Subject Code for Commerce - COMM
Academic Director, Commerce - A. Nalca
Program Telephone - (613) 533-2301
Commerce Office - Goodes Hall, Room 130
Program E-Mail Address - firstname.lastname@example.org
Website - https://smith.queensu.ca/bcom/
Commerce Student Portal - http://commerce.queensu.ca
The Queen’s Program is a four-year program in which students complete 126.0 units. To be eligible for graduation, students must complete all degree requirements, and uphold and/or meet each of the Academic Regulations.
Course offerings and program requirements change periodically. The Commerce Program works in conjunction with the Undergraduate Curriculum Committee to ensure that changes in the curriculum are made with the least amount of disruption to continuing students.
The purpose of this document is to provide details for the Bachelor of Commerce program. It contains information concerning such things as Deadlines, Academic Regulations, Appeal Regulations, and Faculty Policies.
Students are encouraged to contact the Commerce Office with any questions, email@example.com or 613.533.2301.
Acknowledgement of Territory
Smith School of Business is situated on traditional Anishinaabe and Haudenosaunee Territory. To acknowledge this traditional territory is to recognize its longer history, one predating the establishment of the earliest European colonies. It is appropriate that we, as a Commerce program, acknowledge that before Europeans established the colony we now call Kingston the land held significant importance for the Indigenous people who settled here, who migrated here, and who travelled through here. It is also appropriate to acknowledge what this territory meant to the Indigenous peoples who harvested the land, waters, wildlife, and who lived, loved, and prayed on this land. As we gather in Kingston as part of the Smith Commerce program, we are sitting in a place that was protected by the people so much that a treaty belt called the One Dish One Spoon was established to protect the harvesting of the land, waters, four-legged, and winged animals. This practice may seem like the old ways, but it can be said that this was the real beginning of Commerce in Kingston. Today we continue to live side by side upon this land with the people who continue to practice their spiritual ties to the land in relationship to the territory and its other inhabitants. The Kingston Indigenous community continues to reflect the area’s Anishinaabek and Haudenosaunee roots. There is also a significant Métis community and First Peoples representation from other Nations across Turtle Island present here today.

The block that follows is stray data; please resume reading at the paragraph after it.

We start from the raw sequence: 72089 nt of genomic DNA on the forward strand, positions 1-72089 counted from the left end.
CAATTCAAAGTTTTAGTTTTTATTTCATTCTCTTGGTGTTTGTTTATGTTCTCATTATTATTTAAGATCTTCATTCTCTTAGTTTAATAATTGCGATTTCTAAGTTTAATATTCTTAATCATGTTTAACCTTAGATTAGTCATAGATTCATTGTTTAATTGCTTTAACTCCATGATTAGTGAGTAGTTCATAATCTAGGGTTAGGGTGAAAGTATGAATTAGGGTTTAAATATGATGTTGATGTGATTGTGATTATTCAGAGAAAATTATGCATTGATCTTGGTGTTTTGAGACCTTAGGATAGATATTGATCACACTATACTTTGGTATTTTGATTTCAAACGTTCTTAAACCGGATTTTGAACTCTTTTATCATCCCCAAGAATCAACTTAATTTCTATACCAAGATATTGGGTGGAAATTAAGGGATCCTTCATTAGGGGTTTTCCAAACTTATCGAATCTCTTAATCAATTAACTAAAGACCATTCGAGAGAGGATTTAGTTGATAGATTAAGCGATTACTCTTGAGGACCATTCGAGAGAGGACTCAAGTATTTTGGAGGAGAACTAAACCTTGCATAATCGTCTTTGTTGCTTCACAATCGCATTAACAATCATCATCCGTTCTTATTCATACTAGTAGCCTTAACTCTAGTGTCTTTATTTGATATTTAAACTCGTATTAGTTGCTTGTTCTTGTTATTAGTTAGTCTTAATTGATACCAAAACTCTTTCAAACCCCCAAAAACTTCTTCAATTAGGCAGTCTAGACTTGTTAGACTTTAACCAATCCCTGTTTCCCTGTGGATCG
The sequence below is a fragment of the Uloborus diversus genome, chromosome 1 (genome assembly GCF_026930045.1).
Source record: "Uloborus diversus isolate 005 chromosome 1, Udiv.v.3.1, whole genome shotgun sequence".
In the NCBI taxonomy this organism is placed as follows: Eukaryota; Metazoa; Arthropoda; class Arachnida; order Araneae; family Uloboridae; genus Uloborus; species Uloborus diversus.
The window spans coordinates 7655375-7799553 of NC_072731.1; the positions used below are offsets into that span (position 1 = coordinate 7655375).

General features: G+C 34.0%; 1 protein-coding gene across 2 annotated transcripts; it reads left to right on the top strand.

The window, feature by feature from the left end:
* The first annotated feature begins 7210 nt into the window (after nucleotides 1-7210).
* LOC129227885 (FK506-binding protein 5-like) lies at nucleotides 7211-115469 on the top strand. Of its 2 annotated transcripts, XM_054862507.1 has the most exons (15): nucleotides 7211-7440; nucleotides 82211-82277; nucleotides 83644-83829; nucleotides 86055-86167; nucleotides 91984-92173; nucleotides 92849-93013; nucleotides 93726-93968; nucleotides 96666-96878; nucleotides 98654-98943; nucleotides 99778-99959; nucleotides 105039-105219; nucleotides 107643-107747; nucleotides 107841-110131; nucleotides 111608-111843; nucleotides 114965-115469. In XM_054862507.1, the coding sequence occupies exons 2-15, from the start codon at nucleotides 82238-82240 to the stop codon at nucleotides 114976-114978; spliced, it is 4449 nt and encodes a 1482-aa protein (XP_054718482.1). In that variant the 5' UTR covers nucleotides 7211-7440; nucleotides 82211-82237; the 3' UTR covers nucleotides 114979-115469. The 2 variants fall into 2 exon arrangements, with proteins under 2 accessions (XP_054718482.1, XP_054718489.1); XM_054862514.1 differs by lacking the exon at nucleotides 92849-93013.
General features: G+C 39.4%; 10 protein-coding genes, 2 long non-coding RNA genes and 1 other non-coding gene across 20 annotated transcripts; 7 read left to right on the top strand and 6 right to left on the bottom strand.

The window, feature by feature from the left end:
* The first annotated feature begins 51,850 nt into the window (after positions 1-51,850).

- Ann Deer, 2020
Smith School of Business and Queen’s University are committed to action to root out causes of racism, and cultivate a vibrant, diverse, and inclusive academic and work environment. Read more about the pledges made by the school and university leadership.
A specified combination of courses leading to a degree in a particular subject.
A student who attends a course with the consent of the instructor; formal registration is required but the student does not receive credit for the course and is not entitled to submit exercises or write examinations. For transcript notation, see 4.5.1 Non-Evaluative Grades. For audit policies, see 4.4.11 Auditing Courses.
A requirement that must be fulfilled concurrently with another course.
A course that is required, or is selected from an extremely limited list of courses, in a plan.
A course chosen by the student to satisfy part of the requirements for the degree.
A pair of courses of equal unit value, one of which may no longer be offered, which are considered to be similar enough that one may serve interchangeably for the other in terms of prerequisites, corequisites, exclusions, and plan and program requirements. Credit will only be given for one of the pair.
A list of two or more courses that are considered similar enough that credit will only be given for a defined subset of courses from that list. Usually, holding credit for an excluded course(s) will prevent registration of the remaining courses on the list.
Grade Point Average (GPA)
The unit-weighted average grade in a set of courses, based on a 4.3 grade point scale.
International Letter of Permission (ILOP)
A formal document allowing a student to take a course at an institution outside of Canada (international) for credit toward the degree. See 220.127.116.11 International Letter of Permission.
Letter of Permission (LOP)
A formal document allowing a student to take a course at another institution in Canada for credit toward the degree. See 18.104.22.168 Letter of Permission.
Determined by the number of passed units completed:
- 0.0-23.9 units (level 1)
- 24.0-47.9 units (level 2)
- 48.0-83.9 (level 3)
- 84.0 units and above (level 4)
A course that will prevent enrolment if taken with or before another course.
A requirement that must be met prior to registration in a course.
An approved set of courses leading to a degree.
Regular Academic Session
A regular session normally consists of the Fall and Winter terms of instruction.
SOLUS (Student On-line University System) allows students to manage their Academic, Financial, Contact and Admission details during their academic career at Queen’s.
The academic value of a course.
Upper Year Student
Students who are studying in their second, third, or fourth year of the Commerce Program.
A formal process for discontinuing studies.